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Comment Re:Laptop hard drives (Score 1) 251

If you store the data encrypted and something happens to you, the files are worthless to someone else, maybe a family member, who might enjoy/benefit from their availability. Have you put the encryption key in your will / living will, or already given it to people close to you so they will be able to access your stuff when you're gone or incapacitated? Or are the files only for your own eyes?

That's a very good point. I am currently young and arrogant so I have yet to create a will. There is a 'live' copy of my shared data which is accessible to the appropriate people, but they would be unable to access my backups. That means disasters that strike both myself and my live storage location are still a threat to that data.

I think having multiple encryption volumes on the drives might be the answer here. Potentially a 'personal' volume which only I know the key to, and a 'shared' volume which I share the key across will / lawyer / loved ones. To make that more useful, storing a clear-text list of who should know the shared key with the data seems like a reasonable precaution.

I think the next time I rotate through my archives I will implement that type of multi-volume solution.

Comment Laptop hard drives (Score 4, Informative) 251

I happen to like 2TB internal laptop hard drives (2.5").

-High capacity
-Small form factor, will fit in most safes / lock-boxes
-Slightly more shock resistant than 3.5" drives.
-Fit my hard drive dock/drive duplicator
-Slightly pricey because of the large capacity

Keep the anti-static bag it comes in and toss a few zip-lock bags around it for a little bit of water resistance. If the data is worth anything to you, keep a local offline archive and one at a friend's house. If anything sensitive is on it, pick your favourite encryption (truecrypt is still my goto).

Comment Re:huh (Score 5, Informative) 264

You'd think they'd have just put polarized glass in the cockpit by now if it were that big of a deal. Oh wait... that's right, it's not that big of a deal.

If it were as simple as polarized glass they might actually go that route. Unfortunately for everyone, it is much more complicated than that. You need specific lenses to protect from specific wavelengths (of which there are many).

[...] hold a laser on a cockpit window for more than a tenth of a second. If a pilot is unable to land a plane after a flash of light that brief, we'd better start making lightening illegal because it's a hell of a lot brighter [...]

With high powered lasers (that are surprisingly easy to come by) a fraction of a second is all it takes to cause serious and often permanent eye injury.

Comment Re:Where are the online Computer Science degrees? (Score 1) 370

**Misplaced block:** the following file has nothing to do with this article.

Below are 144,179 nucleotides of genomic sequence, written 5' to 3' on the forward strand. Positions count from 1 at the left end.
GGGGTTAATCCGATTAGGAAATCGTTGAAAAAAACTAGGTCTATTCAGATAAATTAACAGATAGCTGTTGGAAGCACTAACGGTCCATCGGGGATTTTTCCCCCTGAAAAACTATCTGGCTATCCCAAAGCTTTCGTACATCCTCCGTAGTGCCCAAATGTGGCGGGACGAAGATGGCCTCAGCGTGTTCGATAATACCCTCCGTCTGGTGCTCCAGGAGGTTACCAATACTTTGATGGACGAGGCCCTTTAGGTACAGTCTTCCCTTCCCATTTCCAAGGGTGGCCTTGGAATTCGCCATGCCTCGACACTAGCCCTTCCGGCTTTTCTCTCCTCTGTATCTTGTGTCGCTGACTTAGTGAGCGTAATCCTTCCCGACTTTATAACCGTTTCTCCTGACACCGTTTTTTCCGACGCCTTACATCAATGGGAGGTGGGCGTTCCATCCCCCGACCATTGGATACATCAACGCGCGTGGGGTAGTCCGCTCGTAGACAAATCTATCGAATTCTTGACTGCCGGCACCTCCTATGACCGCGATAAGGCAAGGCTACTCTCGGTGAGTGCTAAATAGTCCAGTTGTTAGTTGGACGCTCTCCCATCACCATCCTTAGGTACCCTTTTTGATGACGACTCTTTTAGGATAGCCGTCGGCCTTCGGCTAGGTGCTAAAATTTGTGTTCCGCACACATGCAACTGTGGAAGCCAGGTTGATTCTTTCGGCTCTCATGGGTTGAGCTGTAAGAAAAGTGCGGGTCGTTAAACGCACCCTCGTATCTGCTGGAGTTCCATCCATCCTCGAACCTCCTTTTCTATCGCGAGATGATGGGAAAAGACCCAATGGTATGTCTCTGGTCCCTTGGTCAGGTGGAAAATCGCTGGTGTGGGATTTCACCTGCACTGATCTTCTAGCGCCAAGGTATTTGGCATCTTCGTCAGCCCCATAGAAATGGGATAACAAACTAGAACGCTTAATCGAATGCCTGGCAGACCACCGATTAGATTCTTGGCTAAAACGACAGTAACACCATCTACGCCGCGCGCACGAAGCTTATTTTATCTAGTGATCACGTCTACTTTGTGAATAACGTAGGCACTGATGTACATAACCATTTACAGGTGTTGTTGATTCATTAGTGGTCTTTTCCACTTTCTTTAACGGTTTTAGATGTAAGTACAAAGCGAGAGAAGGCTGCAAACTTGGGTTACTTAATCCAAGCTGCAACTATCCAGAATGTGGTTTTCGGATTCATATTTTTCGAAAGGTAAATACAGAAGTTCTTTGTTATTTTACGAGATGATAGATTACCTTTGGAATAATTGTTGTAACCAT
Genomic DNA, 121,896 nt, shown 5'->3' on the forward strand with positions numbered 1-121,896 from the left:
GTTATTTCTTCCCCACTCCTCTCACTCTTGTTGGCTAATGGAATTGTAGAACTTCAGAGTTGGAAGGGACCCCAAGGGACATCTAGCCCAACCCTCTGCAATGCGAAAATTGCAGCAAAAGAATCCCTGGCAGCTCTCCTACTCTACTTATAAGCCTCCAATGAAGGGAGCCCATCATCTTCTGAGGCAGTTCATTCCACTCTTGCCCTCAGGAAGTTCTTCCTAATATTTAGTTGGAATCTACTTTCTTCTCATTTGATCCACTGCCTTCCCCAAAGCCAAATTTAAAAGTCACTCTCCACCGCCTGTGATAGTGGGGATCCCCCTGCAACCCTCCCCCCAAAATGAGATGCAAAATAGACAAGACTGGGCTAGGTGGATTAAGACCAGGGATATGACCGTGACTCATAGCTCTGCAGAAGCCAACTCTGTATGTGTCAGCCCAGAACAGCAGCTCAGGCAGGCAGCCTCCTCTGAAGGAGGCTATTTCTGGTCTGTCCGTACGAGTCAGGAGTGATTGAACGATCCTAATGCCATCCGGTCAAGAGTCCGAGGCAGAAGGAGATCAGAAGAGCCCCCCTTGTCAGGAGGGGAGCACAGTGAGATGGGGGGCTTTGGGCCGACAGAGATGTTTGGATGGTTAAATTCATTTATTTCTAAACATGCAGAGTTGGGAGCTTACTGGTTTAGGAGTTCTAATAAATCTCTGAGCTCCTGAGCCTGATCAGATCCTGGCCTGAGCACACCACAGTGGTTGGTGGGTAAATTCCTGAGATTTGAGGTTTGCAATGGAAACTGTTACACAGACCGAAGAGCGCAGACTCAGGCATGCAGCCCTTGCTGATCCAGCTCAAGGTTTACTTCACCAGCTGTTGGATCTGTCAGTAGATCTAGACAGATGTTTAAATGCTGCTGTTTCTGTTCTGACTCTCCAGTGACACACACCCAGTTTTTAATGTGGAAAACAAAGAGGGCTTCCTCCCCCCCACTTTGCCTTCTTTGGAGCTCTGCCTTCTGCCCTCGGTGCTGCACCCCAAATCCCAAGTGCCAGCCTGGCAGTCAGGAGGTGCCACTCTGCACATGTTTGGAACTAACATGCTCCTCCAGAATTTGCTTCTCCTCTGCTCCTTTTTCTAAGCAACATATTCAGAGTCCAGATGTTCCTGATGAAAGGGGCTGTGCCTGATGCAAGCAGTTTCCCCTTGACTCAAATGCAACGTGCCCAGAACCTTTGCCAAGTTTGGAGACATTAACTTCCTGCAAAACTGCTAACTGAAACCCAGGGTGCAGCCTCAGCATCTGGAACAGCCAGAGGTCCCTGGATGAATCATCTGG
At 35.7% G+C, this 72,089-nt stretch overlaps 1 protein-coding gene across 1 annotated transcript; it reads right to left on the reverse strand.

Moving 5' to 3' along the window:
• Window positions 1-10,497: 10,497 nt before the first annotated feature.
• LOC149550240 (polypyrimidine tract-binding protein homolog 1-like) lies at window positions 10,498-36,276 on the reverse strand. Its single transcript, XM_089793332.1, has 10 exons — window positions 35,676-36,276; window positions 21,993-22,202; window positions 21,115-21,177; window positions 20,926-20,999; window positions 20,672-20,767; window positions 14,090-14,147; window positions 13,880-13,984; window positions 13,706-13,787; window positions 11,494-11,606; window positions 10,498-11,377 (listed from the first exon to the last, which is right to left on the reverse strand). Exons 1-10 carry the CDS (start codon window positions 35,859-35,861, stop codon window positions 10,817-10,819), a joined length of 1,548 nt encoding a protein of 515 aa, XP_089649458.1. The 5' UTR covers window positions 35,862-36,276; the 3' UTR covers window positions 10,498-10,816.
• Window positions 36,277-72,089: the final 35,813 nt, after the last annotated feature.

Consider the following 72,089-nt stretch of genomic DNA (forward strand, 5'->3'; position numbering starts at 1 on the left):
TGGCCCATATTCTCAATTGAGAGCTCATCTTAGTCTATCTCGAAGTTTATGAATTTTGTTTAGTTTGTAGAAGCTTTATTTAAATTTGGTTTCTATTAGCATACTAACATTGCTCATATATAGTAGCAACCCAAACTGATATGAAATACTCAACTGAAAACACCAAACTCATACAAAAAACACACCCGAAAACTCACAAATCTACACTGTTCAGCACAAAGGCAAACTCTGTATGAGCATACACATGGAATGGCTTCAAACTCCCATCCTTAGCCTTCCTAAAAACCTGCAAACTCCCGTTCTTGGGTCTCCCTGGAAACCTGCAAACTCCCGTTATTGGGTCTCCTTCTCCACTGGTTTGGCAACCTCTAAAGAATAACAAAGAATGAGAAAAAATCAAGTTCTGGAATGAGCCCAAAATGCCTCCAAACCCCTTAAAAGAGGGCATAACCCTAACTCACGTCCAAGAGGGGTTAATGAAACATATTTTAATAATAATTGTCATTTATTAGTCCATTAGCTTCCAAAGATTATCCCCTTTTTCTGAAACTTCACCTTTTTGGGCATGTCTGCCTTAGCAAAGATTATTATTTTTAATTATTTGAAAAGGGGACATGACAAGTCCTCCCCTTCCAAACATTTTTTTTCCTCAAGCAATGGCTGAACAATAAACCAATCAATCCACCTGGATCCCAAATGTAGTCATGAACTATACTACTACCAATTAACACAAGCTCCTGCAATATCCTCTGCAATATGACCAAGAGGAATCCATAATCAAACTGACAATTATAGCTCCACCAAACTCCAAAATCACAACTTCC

Anyone have recommendations for learning math starting from, say, Algebra I or II level (high school) that will actually teach in a way that will be useful rather than taking a test? Stuff that will carry over into future classes as the proper building blocks, etc?

Khan Academy is quite good in my experience. You can pick and choose if you want or follow their 'knowledge map'.

Comment Re:what is so hard about this? (Score 0) 132

As much as I like to blame Oracle, the state may have added serious requirements at the last minute that complicated everything. These articles doesn't say anything about it. Same seems to go for all the troubled exchanges - so what's the problem?

It's basically a waterfall design where you have a group of non-technical people (state and federal government) writing the requirements document. That seems like a recipe for disaster to me.

Comment Re:Technet + Dreamspark (Score 0) 187

Er, Windows PCs don't come much cheaper than that. Is the complaint here "I need to buy a computer in order to develop software"?

No, the complaint here is "I need to buy another computer unrelated to the one for which I want to develop software". When developing for mobile devices you're cross-compiling anyway, so why shouldn't we be able to work in an environment we prefer (linux or windows)?

Comment Common Confusion? (Score 1) 406

Perhaps its just me, but it seems like a few people may have jumped the gun here. There is a major distinction between correlation and causation. More to the point, just because in x% of accidents a cell phone was involved does not in any way show that by removing that factor you're going to magically stop those accidents. I'd be willing to bet over half of all car accident victims listen to the radio, and yet I do not see any government banning their use in cars. ((yes this is a stretch, but it illustrates my point))

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